Additionally, KubeMQ is faster than Kafka. The fast operation was ensured by the fact that Kafka was implemented in Java and Scala, and KubeMQ was written in Go. One million messages were processed twice as fast with KubeMQ compared with Kafka in an internal benchmark test.
A channel is a sole object that developers will need to build under KubeMQ‘s “configuration-free” mode. KubeMQ‘s Raft replaces ZooKeeper in the role of brokers, exchanges, and orchestrators.
You don’t have to manually connect third-party observability tools when using dashboards from Prometheus and Grafana, which are completely linked with KubeMQ from a monitoring perspective. However, KubeMQ‘s native interaction with technologies allows you to continue using your current logging and monitoring solutions.
- For monitoring, we use Fluentd, Elastic, and Datadog.
- A tool for keeping track of logs
- Open Tracing and Jaeger, for tracing
Integration with CNCF tools is typically not supported because Kafka is not native to the Cloud Native Computing Foundation (CNCF) ecosystem.
The open-source gRPC remote procedure call system, which is well renowned for its excellent interoperability with Kubernetes, can be configured to provide connectivity if desired. There is no guarantee that the unique connecting technique developed by Kafka will produce similar outcomes.
Migration from Kafka to KubeMQ in a Transparent Manner
KubeMQ‘s deployment and operation are simple, making it easy to migrate from Kafka to KubeMQ.
Using the KubeMQ Kafka connector is a good place to start. In order to receive the desired messages from Kafka, the KubeMQ target and source connections have been set up. Source connectors for KubeMQ consume messages from a Kafka source topic as subscribers, transform the messages to KubeMQ message formats, and then publish the messages to an internal journal. In order to transmit the converted messages to a target topic in Kafka, the KubeMQ target connectors subscribe to an output journal. In the diagram below, you are able to see a high-level architecture.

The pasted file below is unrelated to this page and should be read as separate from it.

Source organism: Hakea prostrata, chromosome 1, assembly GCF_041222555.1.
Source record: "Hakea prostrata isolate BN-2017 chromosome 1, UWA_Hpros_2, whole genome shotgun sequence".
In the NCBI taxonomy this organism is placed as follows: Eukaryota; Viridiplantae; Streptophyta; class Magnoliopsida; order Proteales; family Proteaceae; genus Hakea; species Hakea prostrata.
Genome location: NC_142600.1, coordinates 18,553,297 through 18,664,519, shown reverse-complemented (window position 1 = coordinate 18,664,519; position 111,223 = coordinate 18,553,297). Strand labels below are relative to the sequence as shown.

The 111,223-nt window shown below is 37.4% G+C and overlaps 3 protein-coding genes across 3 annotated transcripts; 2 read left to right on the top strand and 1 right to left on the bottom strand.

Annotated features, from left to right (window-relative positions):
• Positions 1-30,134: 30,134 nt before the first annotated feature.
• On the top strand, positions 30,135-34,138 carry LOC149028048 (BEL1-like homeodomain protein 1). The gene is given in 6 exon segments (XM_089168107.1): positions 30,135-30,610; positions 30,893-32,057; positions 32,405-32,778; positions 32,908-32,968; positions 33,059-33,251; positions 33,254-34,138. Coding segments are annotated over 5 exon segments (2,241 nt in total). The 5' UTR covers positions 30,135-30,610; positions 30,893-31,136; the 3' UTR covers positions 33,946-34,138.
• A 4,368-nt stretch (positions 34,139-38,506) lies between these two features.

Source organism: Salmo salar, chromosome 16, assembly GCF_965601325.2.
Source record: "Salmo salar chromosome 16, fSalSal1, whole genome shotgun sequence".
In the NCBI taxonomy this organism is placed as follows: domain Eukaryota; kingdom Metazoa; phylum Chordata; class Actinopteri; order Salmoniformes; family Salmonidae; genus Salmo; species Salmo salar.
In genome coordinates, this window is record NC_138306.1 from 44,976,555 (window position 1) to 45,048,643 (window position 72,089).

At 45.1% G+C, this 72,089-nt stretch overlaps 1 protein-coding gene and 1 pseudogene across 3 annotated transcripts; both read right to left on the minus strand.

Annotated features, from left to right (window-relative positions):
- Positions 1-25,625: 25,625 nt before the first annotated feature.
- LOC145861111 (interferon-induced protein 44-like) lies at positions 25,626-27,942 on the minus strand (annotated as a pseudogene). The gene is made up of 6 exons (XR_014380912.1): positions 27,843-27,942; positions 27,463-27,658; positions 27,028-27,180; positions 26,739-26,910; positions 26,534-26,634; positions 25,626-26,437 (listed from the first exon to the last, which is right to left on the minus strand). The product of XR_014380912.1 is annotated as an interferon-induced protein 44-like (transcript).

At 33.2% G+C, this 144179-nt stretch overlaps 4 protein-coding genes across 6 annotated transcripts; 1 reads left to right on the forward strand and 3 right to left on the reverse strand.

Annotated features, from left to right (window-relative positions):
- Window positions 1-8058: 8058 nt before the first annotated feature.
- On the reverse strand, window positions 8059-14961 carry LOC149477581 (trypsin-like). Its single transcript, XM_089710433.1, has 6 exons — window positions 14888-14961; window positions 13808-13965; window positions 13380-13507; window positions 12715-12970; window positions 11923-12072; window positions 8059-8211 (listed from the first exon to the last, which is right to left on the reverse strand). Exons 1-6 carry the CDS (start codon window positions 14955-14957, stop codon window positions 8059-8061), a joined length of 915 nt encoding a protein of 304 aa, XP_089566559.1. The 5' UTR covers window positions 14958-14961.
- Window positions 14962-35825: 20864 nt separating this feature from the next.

Kafka Integration with KubeMQ
Additionally, KubeMQ supports all messaging patterns that Kafka does, as well. On the other hand, streaming and persistence are the only options for Kafka‘s Pub/Sub. Request/Response (sync, async), at least one delivery, streaming patterns, and RPC are all supported by KubeMQ, a message queue, and a broker. Migration from Kafka to KubeMQ does not necessitate refactoring application code or accommodating complex logic modifications.
Most workloads will benefit from KubeMQ‘s simplicity, small footprint, and container-first integration. It will also save a great amount of time because of the minimal configuration required. Migration, as previously stated, is a simple process.
A six-month free trial of KubeMQ is included with the free download. Using KubeMQ with OpenShift can be done through the Red Hat Marketplace. Also, it’s available for use on all of the major public cloud platforms like Google Cloud Platform (GCP), AWS, Azure, and DigitalOcean (DO).